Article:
In the acknowledgements section of Winter Tide, Ruthanna Emrys talks about three types of readers when it comes to H.P. Lovecraft’s work: those who love it, those who hate it, and those who would prefer not to read it given that author’s racism and anti-Semitism. Much as I understand the author’s influence in SFF, I am one of those who’d rather not read Lovecraft’s work – but I am somewhat attracted to reworks of it, especially the more recent subversions/revisions of his work (the excellent Hammers on Bone by Cassandra Khaw comes to mind).
Winter Tide by Ruthanna Emrys is one such subversion: it offers a Lovecraftian tale with Lovecraftian mythos, without Lovecraftian racism. In fact, knowing that author’s views on people of color, I’d expect he’d be horrified by it, which makes me positively gleeful that it exists in principle. It helps that’s a pretty good book on its own and approaching it as someone who is not overly familiar with Lovecraft’s oeuvre, I don’t think I missed out on anything. The elements of Lovecraft mythos are explained well enough within the story in a way that it’s perfectly clear. Beyond that, this is essentially a story about identity, found families, wrapped in a cozy mystery. With magic. And monsters. Except the monsters are not exactly who you expect them to be.
In here, Lovecraft’s Deep Ones are not horrendous monsters to be destroyed. They are only one of three different species of humans, inhabitants of the ocean who spend their early lives as humans on land, before transitioning. Back in the 20s though, the US Government rounded up the people from Innsmouth – at least those who survived the raid – and interned them in camps. Only two children survived: Aphra and Caleb Marsh. They are ultimately forgotten and when WWII breaks out, the two are joined in the camp by Japanese-American citizens who have also been rounded up by the government and then released when the war is over.
As the story starts, it’s post WWII and the Cold War is brewing. The US Government, worried that Russian spies are gathering information about magic secrets that could allow them to take over bodies, recruit Aphra and Caleb to help. FBI agent Ron Spector convinces Aphra to travel to Miskatonic University to find the truth in its files (and in doing so, a chance to rescue some of her people’s diaries and books which are now stored at the University).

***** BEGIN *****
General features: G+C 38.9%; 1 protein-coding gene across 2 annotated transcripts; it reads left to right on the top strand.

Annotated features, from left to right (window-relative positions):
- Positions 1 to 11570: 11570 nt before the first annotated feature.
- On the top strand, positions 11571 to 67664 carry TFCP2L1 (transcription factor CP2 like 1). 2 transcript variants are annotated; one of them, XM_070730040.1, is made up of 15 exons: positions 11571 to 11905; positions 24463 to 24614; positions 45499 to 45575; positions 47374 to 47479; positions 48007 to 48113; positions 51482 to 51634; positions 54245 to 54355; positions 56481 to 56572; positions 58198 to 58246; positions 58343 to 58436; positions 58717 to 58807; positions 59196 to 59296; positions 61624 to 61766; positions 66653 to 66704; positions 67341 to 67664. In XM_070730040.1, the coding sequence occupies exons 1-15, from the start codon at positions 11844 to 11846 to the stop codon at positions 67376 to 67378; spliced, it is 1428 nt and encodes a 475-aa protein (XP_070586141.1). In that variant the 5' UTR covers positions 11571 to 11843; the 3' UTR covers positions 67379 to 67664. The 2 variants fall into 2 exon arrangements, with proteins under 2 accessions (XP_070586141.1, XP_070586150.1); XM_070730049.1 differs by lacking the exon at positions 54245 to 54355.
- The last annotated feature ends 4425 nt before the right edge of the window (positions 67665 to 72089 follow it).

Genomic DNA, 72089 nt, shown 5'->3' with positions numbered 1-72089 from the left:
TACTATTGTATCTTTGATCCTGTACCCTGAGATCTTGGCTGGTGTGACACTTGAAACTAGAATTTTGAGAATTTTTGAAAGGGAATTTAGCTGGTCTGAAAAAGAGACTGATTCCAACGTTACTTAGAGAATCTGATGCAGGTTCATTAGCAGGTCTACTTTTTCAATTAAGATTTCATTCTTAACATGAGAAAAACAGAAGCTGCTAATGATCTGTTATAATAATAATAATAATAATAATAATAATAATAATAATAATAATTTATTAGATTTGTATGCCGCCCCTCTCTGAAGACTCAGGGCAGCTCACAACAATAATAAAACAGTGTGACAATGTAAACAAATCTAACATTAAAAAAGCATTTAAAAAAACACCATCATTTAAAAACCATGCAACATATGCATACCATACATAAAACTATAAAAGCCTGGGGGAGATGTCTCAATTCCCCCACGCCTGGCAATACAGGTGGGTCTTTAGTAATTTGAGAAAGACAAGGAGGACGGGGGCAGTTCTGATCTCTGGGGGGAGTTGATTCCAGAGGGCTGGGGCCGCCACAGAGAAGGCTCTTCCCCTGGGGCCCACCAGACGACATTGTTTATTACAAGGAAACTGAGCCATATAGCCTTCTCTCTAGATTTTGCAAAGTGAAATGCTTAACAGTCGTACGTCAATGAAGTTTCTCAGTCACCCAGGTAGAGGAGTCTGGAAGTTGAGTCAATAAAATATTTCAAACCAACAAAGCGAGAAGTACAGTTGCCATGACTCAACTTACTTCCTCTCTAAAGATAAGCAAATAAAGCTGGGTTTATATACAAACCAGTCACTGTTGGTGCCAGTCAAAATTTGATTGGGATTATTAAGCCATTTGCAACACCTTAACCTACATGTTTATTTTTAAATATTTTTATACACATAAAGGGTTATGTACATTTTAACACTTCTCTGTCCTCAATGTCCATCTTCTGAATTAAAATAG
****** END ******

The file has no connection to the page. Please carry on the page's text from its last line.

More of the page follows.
More than a book about magic or monsters, this is a story deeply concerned with the question of identity and knowledge, of history and tradition and, above all, with the connections between people. Aphra doesn’t travel alone: there is her brother Caleb with her, and she brings along her fellow student of magic Charlie (a wounded war veteran) and her heart-sister Neko, from the Japanese-American family who all but adopted her and Caleb. Upon their arrival, their group grows to include not only Dawson, an African American woman who also works for the government, but also Audrey, another student who grows incredibly close to Aphra. This group forms a connection that is in many ways deeper than blood and more interesting to read than anything else.
One thing I was a bit worried about before diving into the story was the fact that the book is set in a specific historical period, depicting real, historical, systemic racism and sexism. Given that the story is also about the plight and persecution of Fantasy monsters, I worried about how elements of real versus fantasy would unfold. I am not a huge fan of Fantasy monsters being used as stand-in metaphors for real-life racism and sexism, and I am glad to report that the author was able blend both threads together in a way that didn’t give more weight to the Fantasy.
Filled with people of color, queers and women, Winter Tide is a delicious, rich concoction that centers its story on its characters. I really enjoyed it, and I want to read more about Aphra and her found family.
In Booksmugglerish: 8 out of 10